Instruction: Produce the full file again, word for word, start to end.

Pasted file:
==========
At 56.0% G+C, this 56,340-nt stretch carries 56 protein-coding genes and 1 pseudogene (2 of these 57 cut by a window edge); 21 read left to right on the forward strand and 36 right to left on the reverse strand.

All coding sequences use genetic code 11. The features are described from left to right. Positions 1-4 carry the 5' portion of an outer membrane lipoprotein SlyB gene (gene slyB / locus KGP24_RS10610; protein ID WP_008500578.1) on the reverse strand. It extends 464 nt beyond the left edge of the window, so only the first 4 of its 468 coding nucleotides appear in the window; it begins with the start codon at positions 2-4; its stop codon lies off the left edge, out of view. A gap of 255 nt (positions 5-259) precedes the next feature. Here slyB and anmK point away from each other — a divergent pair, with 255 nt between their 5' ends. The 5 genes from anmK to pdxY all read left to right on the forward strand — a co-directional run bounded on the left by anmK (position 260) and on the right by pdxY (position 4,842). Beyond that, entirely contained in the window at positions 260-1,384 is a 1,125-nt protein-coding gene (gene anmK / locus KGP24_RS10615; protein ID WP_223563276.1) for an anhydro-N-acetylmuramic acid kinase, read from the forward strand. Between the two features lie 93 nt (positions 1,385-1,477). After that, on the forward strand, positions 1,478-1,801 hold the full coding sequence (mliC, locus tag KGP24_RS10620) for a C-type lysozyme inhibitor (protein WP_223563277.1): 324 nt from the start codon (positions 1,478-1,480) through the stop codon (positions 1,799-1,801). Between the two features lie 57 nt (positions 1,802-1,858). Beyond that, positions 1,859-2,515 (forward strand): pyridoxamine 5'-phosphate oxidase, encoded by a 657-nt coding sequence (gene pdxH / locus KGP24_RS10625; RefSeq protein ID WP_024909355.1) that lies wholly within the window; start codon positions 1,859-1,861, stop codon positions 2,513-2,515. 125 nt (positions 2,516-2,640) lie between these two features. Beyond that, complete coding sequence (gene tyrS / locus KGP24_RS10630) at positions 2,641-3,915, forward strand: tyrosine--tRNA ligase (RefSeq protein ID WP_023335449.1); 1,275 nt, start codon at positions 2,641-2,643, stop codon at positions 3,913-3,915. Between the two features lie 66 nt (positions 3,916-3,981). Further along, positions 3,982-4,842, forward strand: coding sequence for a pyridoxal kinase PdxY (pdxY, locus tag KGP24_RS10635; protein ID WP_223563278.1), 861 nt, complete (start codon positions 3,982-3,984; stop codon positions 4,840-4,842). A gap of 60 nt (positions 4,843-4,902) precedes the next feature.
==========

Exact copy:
At 56.0% G+C, this 56,340-nt stretch carries 56 protein-coding genes and 1 pseudogene (2 of these 57 cut by a window edge); 21 read left to right on the forward strand and 36 right to left on the reverse strand.

All coding sequences use genetic code 11. The features are described from left to right. Positions 1-4 carry the 5' portion of an outer membrane lipoprotein SlyB gene (gene slyB / locus KGP24_RS10610; protein ID WP_008500578.1) on the reverse strand. It extends 464 nt beyond the left edge of the window, so only the first 4 of its 468 coding nucleotides appear in the window; it begins with the start codon at positions 2-4; its stop codon lies off the left edge, out of view. A gap of 255 nt (positions 5-259) precedes the next feature. Here slyB and anmK point away from each other — a divergent pair, with 255 nt between their 5' ends. The 5 genes from anmK to pdxY all read left to right on the forward strand — a co-directional run bounded on the left by anmK (position 260) and on the right by pdxY (position 4,842). Beyond that, entirely contained in the window at positions 260-1,384 is a 1,125-nt protein-coding gene (gene anmK / locus KGP24_RS10615; protein ID WP_223563276.1) for an anhydro-N-acetylmuramic acid kinase, read from the forward strand. Between the two features lie 93 nt (positions 1,385-1,477). After that, on the forward strand, positions 1,478-1,801 hold the full coding sequence (mliC, locus tag KGP24_RS10620) for a C-type lysozyme inhibitor (protein WP_223563277.1): 324 nt from the start codon (positions 1,478-1,480) through the stop codon (positions 1,799-1,801). Between the two features lie 57 nt (positions 1,802-1,858). Beyond that, positions 1,859-2,515 (forward strand): pyridoxamine 5'-phosphate oxidase, encoded by a 657-nt coding sequence (gene pdxH / locus KGP24_RS10625; RefSeq protein ID WP_024909355.1) that lies wholly within the window; start codon positions 1,859-1,861, stop codon positions 2,513-2,515. 125 nt (positions 2,516-2,640) lie between these two features. Beyond that, complete coding sequence (gene tyrS / locus KGP24_RS10630) at positions 2,641-3,915, forward strand: tyrosine--tRNA ligase (RefSeq protein ID WP_023335449.1); 1,275 nt, start codon at positions 2,641-2,643, stop codon at positions 3,913-3,915. Between the two features lie 66 nt (positions 3,916-3,981). Further along, positions 3,982-4,842, forward strand: coding sequence for a pyridoxal kinase PdxY (pdxY, locus tag KGP24_RS10635; protein ID WP_223563278.1), 861 nt, complete (start codon positions 3,982-3,984; stop codon positions 4,840-4,842). A gap of 60 nt (positions 4,843-4,902) precedes the next feature.